Before the virus, their family didn’t make much but had enough each month to scrape together rent. They had the money from Jocelyn’s nursing job and Dexter had been finding construction and landscaping work through a temp agency. Now Jocelyn stays at the hotel with the kids — they can’t afford child care — and Dexter works at the Second Harvest Food Bank, where he makes $400 a week.
It’s just enough to afford their tiny hotel room, which costs $400 a week. Dexter also washes cars and tutors kids, and food stamps help. Sometimes they get meals and toiletries and diapers from the One Heart for Women and Children food pantry.
But Dexter is thankful that at least his family is together. Last year, after the eviction, Jocelyn lived at a homeless shelter for a few weeks and the kids stayed with family. Dexter bunked with his dad in Orlando until he could save enough to move the family down from Tallahassee. Most of their belongings are still in storage.
“We’re just by the grace of God making it,” Dexter said. “We’re trying to figure it out and by God’s grace we will.”
‘I’m just a person in a hard situation’
But the pandemic didn’t only displace low-income Floridians.
Alexiss Green, 45, had worked for 20 years as a corporate accountant, earning over $50,000 a year. In 2019 she wanted to reinvent herself, so she quit her job, moved her two teenagers into a rental home in Clermont and used her savings to buy a fixer-upper, the first investment in her new house-flipping business.
Three months after buying the property, COVID hit and she couldn’t safely send out crews to work on it. She fell behind on the loan payments and is now working with the lender to relinquish the property. She lost entirely a second investment she made in a joint property.
Without any income, paying the rent — $1,850 for a four-bedroom house — became impossible. In September, she found an eviction notice taped to the front door. She hadn’t paid rent since April 2020.
“I’m not a deadbeat person who doesn’t pay her bills, I’m just a person in a hard situation,” Green said. She said she understands her landlord has bills, too, “but I don’t have control over what’s going on in the world right now.”
Green wasn’t living in poverty before the pandemic, but rent ate a big chunk of her income. She’s no different from many renters across the state.
In Florida, 1.4 million of the state’s 2.7 million renter households, across all income levels, spend at least 30% of their yearly income on rent. Of those, 938,957 pay even more than that, according to the Shimberg Center. That erodes the ability to save money or buy a house, or even have a few months’ worth of savings to cover an unexpected expense.
Home prices have also dramatically increased, making lifelong renters out of people who in another time could have afforded to buy a place. In 2000, the median price of a home in the Orlando market was $165,649, when adjusted for inflation, according to the Orlando Regional Realtors Association.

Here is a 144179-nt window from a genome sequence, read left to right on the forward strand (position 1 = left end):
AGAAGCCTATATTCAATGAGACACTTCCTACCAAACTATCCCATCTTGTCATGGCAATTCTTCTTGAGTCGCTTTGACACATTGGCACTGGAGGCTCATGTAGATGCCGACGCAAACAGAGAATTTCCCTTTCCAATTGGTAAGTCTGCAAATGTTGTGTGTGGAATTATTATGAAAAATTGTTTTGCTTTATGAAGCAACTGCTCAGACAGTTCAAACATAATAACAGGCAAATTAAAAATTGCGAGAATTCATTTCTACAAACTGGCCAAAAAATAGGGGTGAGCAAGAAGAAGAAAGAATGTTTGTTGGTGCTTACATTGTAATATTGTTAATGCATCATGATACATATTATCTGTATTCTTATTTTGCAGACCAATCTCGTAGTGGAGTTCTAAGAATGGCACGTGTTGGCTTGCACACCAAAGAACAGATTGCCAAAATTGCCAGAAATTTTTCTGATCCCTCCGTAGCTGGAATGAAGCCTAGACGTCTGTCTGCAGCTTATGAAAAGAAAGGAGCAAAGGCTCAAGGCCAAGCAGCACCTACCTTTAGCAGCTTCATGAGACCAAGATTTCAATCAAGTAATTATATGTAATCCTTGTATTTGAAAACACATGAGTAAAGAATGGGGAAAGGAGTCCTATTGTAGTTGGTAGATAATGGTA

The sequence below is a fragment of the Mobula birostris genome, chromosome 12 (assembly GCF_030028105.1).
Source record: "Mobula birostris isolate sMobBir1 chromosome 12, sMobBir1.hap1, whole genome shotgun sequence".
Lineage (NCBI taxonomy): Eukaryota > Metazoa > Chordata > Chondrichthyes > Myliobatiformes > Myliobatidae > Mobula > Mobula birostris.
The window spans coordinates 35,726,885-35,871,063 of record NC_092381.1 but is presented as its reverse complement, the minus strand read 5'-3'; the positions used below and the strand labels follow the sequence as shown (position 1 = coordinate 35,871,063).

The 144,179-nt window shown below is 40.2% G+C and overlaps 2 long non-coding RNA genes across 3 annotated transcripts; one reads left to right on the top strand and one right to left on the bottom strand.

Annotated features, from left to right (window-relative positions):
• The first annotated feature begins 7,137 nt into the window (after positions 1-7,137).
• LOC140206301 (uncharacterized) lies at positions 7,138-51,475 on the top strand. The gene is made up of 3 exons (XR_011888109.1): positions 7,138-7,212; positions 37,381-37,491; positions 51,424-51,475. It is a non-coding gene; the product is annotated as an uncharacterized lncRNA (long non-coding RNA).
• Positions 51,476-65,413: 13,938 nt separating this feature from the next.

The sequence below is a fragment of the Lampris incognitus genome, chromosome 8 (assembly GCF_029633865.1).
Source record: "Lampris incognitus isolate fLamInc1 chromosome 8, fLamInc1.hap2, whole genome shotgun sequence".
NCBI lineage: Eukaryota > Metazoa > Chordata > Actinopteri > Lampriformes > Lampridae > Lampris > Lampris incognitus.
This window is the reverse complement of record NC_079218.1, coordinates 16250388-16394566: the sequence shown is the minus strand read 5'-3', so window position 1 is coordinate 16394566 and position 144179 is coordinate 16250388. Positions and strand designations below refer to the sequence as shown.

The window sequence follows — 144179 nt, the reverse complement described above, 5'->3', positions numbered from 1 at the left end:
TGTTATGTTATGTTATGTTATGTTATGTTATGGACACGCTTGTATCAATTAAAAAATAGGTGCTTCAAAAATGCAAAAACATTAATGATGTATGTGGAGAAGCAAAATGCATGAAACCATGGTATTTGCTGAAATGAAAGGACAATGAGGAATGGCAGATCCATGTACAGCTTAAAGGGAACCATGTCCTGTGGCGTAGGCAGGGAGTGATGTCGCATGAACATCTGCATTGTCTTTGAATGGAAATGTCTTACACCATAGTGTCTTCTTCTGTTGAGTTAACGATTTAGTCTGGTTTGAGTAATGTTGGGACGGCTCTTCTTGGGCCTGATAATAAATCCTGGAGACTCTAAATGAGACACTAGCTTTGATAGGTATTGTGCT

Today it’s $285,000.
Homeowners are better protected
In Florida, homeowners as a whole are on more stable financial footing, after the foreclosure crisis in 2008 forced banks and lenders to toughen the requirements to qualify for a home loan. The median income for homeowners is $70,486. In contrast, renters make a median income of $42,527.
Homeownership buys stability and the chance to build wealth. Most monthly mortgage payments don’t go up like rent, and even during the pandemic home values improved.
Owning a home also means stronger protections against losing it. For example, a federal foreclosure moratorium shields any person with a federally backed mortgage loan, which covers about 70% of homeowners nationwide. From March 2020 to mid-December, 7,497 foreclosure suits were filed in Florida during the pandemic, compared with 57,381 evictions.
The eviction moratoriums imposed by the state and federal governments because of COVID prevented an immediate deluge of cases, but thousands of renters who should have been protected slipped through.
From April through July 2020, when Gov. Ron DeSantis’ original eviction moratorium was in effect, 8,277 evictions were filed by landlords, compared to the 40,000 cases filed in a typical four-month time frame in the state. Then, when DeSantis changed the moratorium’s wording to suspend just the “final action at the conclusion of an eviction proceeding,” landlords started filing in droves.
There were 7,370 evictions filed in August. In September, there were 8,922. In October, another 10,627.
Some tenants mistakenly thought they were automatically protected and didn’t have to answer a summons from the court. If they didn’t respond in five days, that was grounds for an “automatic default” for the landlord.
Some homeowners laid off during the pandemic also got behind on mortgage payments. The Mortgage Bankers Association estimates 2.3 million homeowners are in forbearance plans.
But because the foreclosure process is much lengthier than evictions, homeowners weren’t at risk of being homeless in weeks. By law, lenders can’t file the first legal notice of foreclosure against a delinquent homeowner until four months after the first missed payment.
“We acknowledge that even in our system, that you’re not likely to lose your house in a foreclosure in a matter of weeks,” said Chief Judge Donald Myers, who oversees the 9th Circuit Court in Orange and Osceola counties. “It’s likely going to take upwards of a year to make that happen.”
Most lenders also have programs to prevent foreclosure, such as a short sale where the homeowner sells the house for less than what’s due on the mortgage and the money goes straight to the lender, or transferring the title to the lender in exchange for the mortgage debt being erased, or going into forbearance.
None of the options guarantees cancellation of the debt and can be blemishes on a credit report, but they buy time to look for a job, catch up on payments and keep people in housing.
“A homeowner just has protections that the renter doesn’t have,” said Marissa Vetter, a program director at the St. Johns Housing Partnership, a nonprofit that helps distressed homeowners. “We’re going to see the crisis with homeowners, it’s just they have a little more time.”
No guaranteed court hearing
The unequal protections for renters and homeowners exist in part because of changes by lawmakers that have all but eliminated the opportunity for tenants to explain to a judge why they’ve fallen behind on rent.